In film, the process of tweaking a scene’s realistic colour is known as “colour timing”. Nearly every movie has extensive colour timing added in post production to tweak emotion, mood, etc.
So… yeah. Realistic colouring doesn’t really make sense to me as a finished product, except in very limited circumstances.
In addition to your work in comics, you’ve also worked in animation. What has your work on these projects involved?
I was the colour supervisor on The Batman. I developed much of the look for the background and character colours on the show, and painted all the promo illustrations for it. I did a million random jobs on TMNT, mostly character colours, but also some prop colouring and some effects storyboarding, which was fun. I painted backgrounds for George of the Jungle.
I like working in animation a lot, but don’t like the down time between projects. Comics lets me overlap gigs, as I can work on more than one thing at a time. I make more money in comics, too, which surprises many people.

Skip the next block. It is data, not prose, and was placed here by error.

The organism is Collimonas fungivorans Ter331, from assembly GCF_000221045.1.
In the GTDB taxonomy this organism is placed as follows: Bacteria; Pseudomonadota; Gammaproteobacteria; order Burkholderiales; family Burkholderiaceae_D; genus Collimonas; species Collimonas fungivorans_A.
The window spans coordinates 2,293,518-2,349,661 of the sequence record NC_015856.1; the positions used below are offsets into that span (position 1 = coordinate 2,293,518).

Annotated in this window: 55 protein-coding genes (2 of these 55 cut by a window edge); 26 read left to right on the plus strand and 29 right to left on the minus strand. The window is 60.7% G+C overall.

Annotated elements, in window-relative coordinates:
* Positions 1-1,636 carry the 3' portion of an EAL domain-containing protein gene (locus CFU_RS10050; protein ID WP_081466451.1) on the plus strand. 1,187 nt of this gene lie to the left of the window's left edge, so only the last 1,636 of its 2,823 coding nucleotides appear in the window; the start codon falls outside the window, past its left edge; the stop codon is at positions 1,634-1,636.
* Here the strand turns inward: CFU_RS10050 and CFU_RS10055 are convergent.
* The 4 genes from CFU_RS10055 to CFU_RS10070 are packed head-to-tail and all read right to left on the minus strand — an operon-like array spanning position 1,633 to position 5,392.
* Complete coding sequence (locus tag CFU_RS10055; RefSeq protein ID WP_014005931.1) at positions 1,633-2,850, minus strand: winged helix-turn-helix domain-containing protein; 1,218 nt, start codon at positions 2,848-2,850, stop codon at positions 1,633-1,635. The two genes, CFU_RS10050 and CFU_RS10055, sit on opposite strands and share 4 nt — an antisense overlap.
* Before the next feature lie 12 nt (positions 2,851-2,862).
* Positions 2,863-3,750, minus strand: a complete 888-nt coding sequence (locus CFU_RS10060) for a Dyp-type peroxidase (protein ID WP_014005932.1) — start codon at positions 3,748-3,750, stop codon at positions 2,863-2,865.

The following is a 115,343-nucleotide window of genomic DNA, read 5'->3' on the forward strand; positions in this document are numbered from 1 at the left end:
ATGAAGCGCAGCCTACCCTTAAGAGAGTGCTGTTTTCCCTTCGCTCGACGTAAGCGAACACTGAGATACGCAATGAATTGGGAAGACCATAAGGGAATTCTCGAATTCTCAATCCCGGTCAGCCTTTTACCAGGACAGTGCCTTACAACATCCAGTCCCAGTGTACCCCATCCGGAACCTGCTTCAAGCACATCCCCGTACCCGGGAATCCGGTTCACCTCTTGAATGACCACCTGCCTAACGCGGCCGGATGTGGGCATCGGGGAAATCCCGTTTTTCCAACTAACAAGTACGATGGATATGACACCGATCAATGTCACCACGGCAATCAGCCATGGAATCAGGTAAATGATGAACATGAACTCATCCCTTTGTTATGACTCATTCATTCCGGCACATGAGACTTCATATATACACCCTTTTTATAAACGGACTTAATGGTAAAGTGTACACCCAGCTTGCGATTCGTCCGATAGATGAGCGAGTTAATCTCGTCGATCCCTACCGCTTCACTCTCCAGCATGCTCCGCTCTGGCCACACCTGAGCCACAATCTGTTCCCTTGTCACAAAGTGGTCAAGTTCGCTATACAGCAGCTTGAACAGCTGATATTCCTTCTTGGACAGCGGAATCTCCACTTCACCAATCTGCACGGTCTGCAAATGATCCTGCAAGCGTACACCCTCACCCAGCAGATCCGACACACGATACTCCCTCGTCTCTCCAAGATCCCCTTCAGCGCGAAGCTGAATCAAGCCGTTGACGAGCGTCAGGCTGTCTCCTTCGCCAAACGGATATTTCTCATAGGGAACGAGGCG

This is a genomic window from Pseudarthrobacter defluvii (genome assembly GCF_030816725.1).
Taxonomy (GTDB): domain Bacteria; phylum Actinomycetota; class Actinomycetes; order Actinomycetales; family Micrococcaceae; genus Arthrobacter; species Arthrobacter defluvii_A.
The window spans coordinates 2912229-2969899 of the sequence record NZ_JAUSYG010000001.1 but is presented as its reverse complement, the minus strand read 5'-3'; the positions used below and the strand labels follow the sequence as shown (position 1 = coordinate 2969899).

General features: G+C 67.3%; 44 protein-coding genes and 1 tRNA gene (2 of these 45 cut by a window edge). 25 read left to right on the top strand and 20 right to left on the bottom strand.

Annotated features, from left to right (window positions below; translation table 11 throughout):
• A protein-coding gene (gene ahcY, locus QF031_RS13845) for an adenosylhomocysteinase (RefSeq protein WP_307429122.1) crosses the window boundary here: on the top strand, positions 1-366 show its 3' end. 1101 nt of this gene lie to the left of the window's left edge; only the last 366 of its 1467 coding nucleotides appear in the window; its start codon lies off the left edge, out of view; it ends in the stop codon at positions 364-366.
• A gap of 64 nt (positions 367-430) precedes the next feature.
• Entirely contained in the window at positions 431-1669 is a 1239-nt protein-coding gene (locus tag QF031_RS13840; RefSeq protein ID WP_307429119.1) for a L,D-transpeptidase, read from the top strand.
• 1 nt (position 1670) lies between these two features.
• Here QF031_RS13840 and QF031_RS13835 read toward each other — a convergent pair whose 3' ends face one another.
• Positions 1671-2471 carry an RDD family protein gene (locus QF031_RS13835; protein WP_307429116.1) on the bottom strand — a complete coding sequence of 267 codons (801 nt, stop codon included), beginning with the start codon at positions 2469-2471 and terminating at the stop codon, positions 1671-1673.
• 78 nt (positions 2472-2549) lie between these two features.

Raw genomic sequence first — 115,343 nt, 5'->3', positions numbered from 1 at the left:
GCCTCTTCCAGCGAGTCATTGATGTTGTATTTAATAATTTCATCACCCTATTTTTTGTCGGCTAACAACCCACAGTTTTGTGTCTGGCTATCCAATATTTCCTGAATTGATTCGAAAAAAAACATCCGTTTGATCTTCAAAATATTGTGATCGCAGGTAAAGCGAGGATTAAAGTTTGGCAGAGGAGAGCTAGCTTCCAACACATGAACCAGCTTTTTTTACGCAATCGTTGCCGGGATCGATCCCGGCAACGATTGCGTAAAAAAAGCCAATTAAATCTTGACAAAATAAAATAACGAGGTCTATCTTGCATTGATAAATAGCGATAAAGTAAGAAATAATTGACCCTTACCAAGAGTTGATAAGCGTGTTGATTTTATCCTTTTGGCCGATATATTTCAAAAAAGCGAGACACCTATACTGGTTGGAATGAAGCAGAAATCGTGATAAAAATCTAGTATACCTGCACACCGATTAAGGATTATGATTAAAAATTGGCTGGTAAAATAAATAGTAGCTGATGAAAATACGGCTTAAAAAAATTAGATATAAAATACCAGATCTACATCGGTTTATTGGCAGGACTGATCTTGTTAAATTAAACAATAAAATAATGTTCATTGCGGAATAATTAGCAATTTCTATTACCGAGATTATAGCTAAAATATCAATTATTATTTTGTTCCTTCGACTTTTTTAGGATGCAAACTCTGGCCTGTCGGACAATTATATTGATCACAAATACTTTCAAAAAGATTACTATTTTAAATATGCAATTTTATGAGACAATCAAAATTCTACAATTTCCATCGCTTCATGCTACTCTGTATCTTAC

One of the great things about being an artist is you can have opportunities to play around in different sandboxes. I’ve done work in comics, video games, animation. I’ve done titles for film and television. I’m doing some advertising illustration work on the side today, actually.
It keeps things fun when you mix things up a bit once in a while.
Who has been the biggest influence on your career, and why?
My dad was a nationally syndicated political cartoonist in Canada. He also worked at one time or another in animation, TV set dressing, courtroom sketching. He had a cartoon strip for a while.
His life seemed fun, and he had a million great stories, and made great friends. It seemed like the perfect life. He passed away some time ago, but his influence lives on.
Make your own hours, have fun doing it, leave a legacy of your work. Hard to top that.